Study: Corona virus BA.4 and BA.5 mutants evade natural and acquired immunity from full immunization

Dubai, United Arab Emirates (CNN) — Omicron’s BA.4 and BA.5 submutants appear to evade antibody responses in people who have previously had “Covid-19” and those who have been fully immunized and given a booster dose. . ., according to new data from researchers at Beth Israel Deaconess Medical Center, affiliated with Harvard Medical School.

However, the COVID-19 vaccine is still expected to provide significant protection against serious illness. Vaccine makers are working on updated doses that can produce a stronger immune response against the mutants.

And a new study, published in the “New England Journal of Medicine” on Wednesday, showed that levels of neutralizing antibodies caused by previous infection, or vaccinations, are several times lower against the BA.4 and BA submutants. 5. compared to the primary coronavirus.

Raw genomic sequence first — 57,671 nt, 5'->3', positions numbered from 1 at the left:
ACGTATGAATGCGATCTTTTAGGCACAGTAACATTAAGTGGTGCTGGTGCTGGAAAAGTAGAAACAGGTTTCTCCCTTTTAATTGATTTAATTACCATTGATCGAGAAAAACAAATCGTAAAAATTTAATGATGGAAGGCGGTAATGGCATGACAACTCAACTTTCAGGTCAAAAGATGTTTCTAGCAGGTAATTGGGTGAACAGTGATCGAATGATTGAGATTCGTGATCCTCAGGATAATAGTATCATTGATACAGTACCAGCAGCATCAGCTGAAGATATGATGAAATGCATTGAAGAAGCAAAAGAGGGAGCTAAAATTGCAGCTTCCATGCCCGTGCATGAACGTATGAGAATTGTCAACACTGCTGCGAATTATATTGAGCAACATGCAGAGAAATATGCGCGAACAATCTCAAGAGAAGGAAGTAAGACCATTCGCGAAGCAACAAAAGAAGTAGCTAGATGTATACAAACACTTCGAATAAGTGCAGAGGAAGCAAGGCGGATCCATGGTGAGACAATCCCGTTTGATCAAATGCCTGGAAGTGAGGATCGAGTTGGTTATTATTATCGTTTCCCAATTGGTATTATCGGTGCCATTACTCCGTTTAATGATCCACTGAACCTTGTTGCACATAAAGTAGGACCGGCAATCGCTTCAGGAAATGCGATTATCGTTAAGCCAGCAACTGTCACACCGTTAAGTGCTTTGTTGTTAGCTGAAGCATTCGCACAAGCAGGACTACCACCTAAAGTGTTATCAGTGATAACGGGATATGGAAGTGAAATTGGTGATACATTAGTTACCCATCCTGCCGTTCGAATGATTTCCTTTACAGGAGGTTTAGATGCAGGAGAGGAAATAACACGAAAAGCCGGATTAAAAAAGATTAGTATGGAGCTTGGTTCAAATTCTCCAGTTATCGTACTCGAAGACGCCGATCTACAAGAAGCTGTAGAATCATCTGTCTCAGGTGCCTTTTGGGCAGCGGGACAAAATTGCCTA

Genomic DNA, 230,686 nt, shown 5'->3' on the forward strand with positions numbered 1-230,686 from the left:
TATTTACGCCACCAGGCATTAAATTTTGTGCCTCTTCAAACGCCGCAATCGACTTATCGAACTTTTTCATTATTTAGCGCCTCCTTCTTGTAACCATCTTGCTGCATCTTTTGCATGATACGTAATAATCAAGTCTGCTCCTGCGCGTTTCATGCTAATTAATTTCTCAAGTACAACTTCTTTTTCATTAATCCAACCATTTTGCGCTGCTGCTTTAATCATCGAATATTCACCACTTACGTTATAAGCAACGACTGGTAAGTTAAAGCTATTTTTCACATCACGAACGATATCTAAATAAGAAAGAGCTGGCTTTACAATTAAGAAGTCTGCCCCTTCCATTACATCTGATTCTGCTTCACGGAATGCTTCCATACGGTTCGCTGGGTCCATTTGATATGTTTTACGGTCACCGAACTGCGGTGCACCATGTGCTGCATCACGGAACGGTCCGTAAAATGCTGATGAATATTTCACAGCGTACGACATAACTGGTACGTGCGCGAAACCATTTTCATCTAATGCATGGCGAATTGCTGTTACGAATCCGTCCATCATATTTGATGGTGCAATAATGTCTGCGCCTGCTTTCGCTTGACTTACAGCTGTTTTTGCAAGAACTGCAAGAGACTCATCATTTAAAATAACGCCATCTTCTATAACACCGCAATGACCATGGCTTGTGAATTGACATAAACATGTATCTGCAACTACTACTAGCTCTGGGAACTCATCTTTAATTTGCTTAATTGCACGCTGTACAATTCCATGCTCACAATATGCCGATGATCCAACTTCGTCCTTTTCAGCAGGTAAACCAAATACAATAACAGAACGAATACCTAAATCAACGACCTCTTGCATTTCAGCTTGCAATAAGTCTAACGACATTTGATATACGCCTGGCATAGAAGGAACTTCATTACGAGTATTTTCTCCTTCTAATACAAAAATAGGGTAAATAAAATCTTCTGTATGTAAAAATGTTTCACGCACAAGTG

“We observed a decrease in neutralizing antibody titers from vaccination and previous infection against BA.4 and BA.5 compared to previous infection against BA. with BA.1 and BA.2, three times, which is much more lower than the mutant basic Covid.”

“Our data indicate that these two new omicron submutants are likely to infect those with immunity to the vaccine and those infected with natural mutants BA.1 and BA.2,” Baruch said.

He continued: “However, vaccine immunity is likely to always provide significant protection against severe disease with BA.4 and BA.5.”

The newly published results echo the findings of other research by Columbia University scientists, in which they indicated that the BA.4 and BA.5 mutants evade antibodies in the blood of fully immunized or previously Covid-infected adults, and they warned of an increased risk of infection again.

The US Centers for Disease Control and Prevention (CDC) estimates that 94.7% of the US population age 16 and older have coronavirus antibodies that causes covid-19, through vaccination, infection, or both.

And the US agency announced in its data published on Tuesday, that the percentage of infection with mutants BA.4 and BA.5 was estimated at 35% of all new infections with “Covid-19” in the United States last week. , compared to 29% the previous week.